With No Male Northern White Rhinos Left, 10 Viable Eggs Offer Hope For the Species Through Embryo Transfer
The northern white rhino of Africa could come back from the absolute brink of extinction as a third round of 10 eggs were successfully extracted from the last two surviving members of the subspecies.
The eggs were taken from two females, Najin and Fatu, who are unable to carry a baby to term, at the Ol Pejeta Conservancy in Kenya.
“The ovum pick-up went smoothly and without any complications,” the team from Germany and the Czech Republic said in a statement.
They eggs were flown immediately to Italy to be artificially inseminated with frozen sperm collected from white rhino bulls, of which none remain on the planet.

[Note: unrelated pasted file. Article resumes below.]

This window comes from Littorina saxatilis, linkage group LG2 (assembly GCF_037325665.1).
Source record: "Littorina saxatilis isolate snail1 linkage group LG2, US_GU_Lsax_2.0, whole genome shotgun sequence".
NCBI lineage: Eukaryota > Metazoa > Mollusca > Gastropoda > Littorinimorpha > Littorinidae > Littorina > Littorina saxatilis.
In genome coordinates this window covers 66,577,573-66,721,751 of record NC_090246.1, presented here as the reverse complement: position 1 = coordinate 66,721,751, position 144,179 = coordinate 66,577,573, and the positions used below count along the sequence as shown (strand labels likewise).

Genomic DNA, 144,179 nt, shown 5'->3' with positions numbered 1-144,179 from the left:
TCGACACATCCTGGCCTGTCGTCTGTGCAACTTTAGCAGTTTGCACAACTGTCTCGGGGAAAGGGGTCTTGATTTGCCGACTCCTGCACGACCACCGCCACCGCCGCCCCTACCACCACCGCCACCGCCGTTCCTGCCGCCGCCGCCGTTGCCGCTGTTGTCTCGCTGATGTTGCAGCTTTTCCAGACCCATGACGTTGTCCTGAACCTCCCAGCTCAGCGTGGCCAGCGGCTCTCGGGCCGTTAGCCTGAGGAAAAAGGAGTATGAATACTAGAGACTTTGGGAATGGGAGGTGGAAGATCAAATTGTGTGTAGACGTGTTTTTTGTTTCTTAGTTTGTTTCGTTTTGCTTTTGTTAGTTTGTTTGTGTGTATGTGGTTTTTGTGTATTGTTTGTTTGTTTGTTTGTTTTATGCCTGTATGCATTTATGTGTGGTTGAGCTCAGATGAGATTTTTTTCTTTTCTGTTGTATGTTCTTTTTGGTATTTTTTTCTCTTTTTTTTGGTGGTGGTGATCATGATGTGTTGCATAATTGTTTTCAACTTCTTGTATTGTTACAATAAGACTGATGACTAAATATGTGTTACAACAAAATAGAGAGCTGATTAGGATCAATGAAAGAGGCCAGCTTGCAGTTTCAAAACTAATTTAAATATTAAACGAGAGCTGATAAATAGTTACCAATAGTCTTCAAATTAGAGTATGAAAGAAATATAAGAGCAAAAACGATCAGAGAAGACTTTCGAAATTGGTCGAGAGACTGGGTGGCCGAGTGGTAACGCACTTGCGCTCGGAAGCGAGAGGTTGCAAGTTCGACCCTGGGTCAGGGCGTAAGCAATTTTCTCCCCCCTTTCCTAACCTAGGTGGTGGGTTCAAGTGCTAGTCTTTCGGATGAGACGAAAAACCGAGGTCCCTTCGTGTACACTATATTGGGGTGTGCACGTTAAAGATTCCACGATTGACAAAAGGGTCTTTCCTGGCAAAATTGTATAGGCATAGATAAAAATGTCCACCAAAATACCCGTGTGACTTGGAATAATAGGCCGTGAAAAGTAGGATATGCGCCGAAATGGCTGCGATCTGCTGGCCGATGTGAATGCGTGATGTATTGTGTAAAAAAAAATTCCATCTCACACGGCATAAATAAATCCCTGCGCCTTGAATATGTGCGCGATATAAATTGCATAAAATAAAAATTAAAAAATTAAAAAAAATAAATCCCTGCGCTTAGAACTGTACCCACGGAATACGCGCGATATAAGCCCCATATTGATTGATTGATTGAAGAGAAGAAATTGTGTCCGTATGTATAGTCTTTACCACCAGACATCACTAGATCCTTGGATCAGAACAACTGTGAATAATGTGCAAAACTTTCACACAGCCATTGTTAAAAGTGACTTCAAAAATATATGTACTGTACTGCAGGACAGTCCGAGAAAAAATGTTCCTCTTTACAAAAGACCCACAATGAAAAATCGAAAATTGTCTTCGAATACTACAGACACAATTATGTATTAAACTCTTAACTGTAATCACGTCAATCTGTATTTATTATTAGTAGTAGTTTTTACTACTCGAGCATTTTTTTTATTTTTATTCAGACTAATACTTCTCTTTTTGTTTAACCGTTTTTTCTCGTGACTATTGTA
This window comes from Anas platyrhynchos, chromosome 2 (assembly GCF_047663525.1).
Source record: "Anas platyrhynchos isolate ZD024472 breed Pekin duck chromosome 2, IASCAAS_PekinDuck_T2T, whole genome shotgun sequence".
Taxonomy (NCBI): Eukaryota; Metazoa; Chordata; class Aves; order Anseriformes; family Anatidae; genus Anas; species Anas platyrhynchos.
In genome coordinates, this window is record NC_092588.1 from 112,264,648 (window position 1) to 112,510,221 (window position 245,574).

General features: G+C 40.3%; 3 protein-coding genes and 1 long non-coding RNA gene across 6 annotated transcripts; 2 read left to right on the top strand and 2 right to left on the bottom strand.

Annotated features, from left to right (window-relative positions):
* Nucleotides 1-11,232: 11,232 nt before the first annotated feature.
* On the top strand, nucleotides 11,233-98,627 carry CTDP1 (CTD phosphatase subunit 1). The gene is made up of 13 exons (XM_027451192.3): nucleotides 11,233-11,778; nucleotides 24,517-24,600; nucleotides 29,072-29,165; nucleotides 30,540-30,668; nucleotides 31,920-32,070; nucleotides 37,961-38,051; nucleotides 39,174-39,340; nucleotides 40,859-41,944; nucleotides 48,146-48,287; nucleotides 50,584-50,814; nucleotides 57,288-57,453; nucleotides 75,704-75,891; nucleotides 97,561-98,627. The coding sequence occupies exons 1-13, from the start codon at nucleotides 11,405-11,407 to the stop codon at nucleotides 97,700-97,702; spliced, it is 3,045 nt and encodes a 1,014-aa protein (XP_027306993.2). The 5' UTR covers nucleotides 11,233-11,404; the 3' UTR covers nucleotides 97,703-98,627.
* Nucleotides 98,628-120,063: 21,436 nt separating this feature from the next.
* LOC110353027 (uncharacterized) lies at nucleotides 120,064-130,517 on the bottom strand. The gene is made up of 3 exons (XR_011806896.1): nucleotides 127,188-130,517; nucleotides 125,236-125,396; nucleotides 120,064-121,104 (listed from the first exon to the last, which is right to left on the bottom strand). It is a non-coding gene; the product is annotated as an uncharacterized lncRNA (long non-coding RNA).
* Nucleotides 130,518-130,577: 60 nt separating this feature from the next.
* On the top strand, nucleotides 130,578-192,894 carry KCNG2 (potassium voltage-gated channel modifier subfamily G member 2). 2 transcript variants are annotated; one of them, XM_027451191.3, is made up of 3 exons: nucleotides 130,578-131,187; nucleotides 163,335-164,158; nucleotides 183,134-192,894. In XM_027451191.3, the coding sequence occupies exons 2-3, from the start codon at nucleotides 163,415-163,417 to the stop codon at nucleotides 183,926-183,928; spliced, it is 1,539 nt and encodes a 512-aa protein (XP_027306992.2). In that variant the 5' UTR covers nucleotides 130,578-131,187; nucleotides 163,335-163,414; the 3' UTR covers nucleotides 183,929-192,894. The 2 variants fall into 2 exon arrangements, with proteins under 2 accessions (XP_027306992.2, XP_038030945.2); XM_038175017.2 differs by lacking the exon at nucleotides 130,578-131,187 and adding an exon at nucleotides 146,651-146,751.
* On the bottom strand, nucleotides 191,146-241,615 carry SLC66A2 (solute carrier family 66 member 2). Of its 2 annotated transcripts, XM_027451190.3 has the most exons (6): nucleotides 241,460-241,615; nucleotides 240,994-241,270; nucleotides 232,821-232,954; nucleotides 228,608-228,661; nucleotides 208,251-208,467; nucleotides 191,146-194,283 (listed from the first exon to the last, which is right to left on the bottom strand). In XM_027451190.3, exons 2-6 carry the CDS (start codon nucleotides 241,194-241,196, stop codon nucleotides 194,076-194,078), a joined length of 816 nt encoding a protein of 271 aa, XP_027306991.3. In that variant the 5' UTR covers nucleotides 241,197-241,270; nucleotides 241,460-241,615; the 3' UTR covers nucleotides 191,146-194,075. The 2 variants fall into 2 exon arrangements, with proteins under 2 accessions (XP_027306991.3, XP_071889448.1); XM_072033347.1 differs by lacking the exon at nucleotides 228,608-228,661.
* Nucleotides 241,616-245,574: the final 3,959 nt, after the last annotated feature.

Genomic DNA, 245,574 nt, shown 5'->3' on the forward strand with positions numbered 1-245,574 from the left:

The scientists hope to create viable embryos that could be carried to term by surrogate females.
The most likely candidate would be a southern white rhinoceros, thousands of which roam the plains of sub-Saharan Africa, but it would depend on the rapid perfection of in-vitro fertilization, as well as keeping Najin and Fatu alive.
The last male northern white died in 2018, in Sudan. One year later, those involved in the project successfully created two viable embryos before freezing them in liquid nitrogen.
The Ol Pejeta Conservancy in Kenya was founded to try and save the subspecies from extinction, with the last surviving two males and two females flown in from a zoo in the Czech Republic in 2009.
If successful, it would certainly be the latest hour any species was saved from extinction.
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